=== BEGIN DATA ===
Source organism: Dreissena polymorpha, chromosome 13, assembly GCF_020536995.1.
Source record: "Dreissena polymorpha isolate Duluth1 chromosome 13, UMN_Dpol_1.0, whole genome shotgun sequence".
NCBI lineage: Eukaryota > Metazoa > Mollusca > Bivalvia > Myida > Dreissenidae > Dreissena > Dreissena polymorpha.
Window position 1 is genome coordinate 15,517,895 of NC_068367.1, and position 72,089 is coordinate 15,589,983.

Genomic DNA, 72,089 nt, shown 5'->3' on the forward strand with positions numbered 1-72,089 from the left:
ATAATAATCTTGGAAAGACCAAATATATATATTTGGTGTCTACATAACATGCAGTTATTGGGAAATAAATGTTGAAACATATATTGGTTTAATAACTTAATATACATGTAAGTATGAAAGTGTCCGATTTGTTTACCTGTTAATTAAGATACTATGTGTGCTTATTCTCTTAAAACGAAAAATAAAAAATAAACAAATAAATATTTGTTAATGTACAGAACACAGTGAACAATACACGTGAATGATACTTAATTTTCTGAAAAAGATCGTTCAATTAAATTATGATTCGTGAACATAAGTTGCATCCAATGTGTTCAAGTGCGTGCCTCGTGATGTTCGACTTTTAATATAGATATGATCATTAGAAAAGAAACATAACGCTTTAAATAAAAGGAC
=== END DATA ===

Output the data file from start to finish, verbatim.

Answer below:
Source organism: Dreissena polymorpha, chromosome 13, assembly GCF_020536995.1.
Source record: "Dreissena polymorpha isolate Duluth1 chromosome 13, UMN_Dpol_1.0, whole genome shotgun sequence".
NCBI lineage: Eukaryota > Metazoa > Mollusca > Bivalvia > Myida > Dreissenidae > Dreissena > Dreissena polymorpha.
Window position 1 is genome coordinate 15,517,895 of NC_068367.1, and position 72,089 is coordinate 15,589,983.

Genomic DNA, 72,089 nt, shown 5'->3' on the forward strand with positions numbered 1-72,089 from the left:
ATAATAATCTTGGAAAGACCAAATATATATATTTGGTGTCTACATAACATGCAGTTATTGGGAAATAAATGTTGAAACATATATTGGTTTAATAACTTAATATACATGTAAGTATGAAAGTGTCCGATTTGTTTACCTGTTAATTAAGATACTATGTGTGCTTATTCTCTTAAAACGAAAAATAAAAAATAAACAAATAAATATTTGTTAATGTACAGAACACAGTGAACAATACACGTGAATGATACTTAATTTTCTGAAAAAGATCGTTCAATTAAATTATGATTCGTGAACATAAGTTGCATCCAATGTGTTCAAGTGCGTGCCTCGTGATGTTCGACTTTTAATATAGATATGATCATTAGAAAAGAAACATAACGCTTTAAATAAAAGGAC